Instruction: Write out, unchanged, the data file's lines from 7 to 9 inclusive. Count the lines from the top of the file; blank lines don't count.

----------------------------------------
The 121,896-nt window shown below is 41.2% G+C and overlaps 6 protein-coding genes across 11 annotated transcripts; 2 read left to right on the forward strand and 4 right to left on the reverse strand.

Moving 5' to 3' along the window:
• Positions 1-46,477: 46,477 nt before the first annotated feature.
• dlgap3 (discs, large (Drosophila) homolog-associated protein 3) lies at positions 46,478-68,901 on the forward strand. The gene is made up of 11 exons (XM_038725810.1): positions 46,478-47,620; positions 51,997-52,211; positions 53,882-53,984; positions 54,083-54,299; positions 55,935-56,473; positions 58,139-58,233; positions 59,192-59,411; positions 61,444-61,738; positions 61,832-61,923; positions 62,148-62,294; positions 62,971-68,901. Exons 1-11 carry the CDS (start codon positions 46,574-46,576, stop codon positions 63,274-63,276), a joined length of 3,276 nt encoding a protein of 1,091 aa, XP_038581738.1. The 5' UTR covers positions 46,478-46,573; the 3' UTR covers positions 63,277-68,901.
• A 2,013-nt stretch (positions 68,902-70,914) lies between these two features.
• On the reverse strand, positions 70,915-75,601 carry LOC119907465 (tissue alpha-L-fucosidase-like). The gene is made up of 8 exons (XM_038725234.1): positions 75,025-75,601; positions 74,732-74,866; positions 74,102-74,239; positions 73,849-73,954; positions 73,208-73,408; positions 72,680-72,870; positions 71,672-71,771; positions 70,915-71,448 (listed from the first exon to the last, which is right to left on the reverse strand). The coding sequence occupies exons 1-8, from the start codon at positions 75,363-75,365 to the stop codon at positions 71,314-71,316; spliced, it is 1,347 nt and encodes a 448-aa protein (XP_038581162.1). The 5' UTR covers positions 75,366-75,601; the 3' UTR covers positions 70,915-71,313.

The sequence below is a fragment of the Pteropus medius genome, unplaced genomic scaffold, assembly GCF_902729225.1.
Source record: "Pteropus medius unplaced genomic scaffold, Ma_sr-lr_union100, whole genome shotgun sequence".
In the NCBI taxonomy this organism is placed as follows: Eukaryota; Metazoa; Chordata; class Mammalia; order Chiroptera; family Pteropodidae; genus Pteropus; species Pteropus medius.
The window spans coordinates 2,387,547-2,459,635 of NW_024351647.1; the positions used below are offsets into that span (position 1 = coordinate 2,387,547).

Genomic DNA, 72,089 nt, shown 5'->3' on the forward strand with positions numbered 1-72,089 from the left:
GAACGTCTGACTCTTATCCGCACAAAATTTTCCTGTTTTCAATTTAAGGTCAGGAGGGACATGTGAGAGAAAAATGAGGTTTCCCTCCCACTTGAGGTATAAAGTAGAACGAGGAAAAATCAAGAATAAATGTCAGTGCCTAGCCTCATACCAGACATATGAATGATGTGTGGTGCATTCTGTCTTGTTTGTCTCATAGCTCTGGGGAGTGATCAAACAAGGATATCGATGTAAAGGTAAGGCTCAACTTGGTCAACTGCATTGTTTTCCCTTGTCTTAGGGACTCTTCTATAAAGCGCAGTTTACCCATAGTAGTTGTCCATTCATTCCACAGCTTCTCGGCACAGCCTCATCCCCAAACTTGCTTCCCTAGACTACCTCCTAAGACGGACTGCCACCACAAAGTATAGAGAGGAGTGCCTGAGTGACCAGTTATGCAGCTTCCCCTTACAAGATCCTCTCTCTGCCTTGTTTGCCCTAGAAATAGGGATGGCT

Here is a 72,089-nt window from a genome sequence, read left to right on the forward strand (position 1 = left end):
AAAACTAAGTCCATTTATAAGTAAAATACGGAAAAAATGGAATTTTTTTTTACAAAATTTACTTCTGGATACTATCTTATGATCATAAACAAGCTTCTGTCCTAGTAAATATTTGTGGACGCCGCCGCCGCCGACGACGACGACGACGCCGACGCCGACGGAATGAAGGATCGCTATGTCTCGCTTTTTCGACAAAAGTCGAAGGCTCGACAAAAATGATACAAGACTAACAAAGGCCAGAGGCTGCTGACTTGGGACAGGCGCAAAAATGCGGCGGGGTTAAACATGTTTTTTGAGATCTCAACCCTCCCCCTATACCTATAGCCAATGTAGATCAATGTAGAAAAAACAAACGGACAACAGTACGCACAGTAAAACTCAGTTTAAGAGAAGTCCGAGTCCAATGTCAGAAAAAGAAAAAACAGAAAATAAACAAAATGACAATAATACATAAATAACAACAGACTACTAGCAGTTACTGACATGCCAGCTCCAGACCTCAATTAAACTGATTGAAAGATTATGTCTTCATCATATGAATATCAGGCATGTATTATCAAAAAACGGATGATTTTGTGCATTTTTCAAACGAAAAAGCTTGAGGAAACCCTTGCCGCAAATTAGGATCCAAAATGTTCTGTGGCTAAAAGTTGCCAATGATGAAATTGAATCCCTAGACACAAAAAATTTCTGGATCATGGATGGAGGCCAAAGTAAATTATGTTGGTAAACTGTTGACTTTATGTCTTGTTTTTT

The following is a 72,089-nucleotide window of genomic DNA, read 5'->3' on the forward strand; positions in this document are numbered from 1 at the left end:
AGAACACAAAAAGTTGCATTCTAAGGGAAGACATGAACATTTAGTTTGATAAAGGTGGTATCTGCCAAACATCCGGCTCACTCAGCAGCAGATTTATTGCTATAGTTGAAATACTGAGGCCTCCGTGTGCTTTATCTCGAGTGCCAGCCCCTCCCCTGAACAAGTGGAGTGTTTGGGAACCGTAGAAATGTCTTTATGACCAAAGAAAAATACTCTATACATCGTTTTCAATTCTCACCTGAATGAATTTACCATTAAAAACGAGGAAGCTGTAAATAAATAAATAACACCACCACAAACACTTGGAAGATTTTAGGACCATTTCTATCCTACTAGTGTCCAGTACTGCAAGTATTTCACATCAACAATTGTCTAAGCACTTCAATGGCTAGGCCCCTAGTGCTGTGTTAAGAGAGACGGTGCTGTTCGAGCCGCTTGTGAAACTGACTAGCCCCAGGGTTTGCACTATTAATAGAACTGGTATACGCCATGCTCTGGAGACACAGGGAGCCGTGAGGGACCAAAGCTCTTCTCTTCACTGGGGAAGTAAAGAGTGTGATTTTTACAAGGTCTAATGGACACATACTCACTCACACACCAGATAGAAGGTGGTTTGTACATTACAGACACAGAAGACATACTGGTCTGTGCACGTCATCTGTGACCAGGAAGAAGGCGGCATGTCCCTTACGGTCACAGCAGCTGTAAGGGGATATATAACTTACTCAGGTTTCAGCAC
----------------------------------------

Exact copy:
The sequence below is a fragment of the Pteropus medius genome, unplaced genomic scaffold, assembly GCF_902729225.1.
Source record: "Pteropus medius unplaced genomic scaffold, Ma_sr-lr_union100, whole genome shotgun sequence".
In the NCBI taxonomy this organism is placed as follows: Eukaryota; Metazoa; Chordata; class Mammalia; order Chiroptera; family Pteropodidae; genus Pteropus; species Pteropus medius.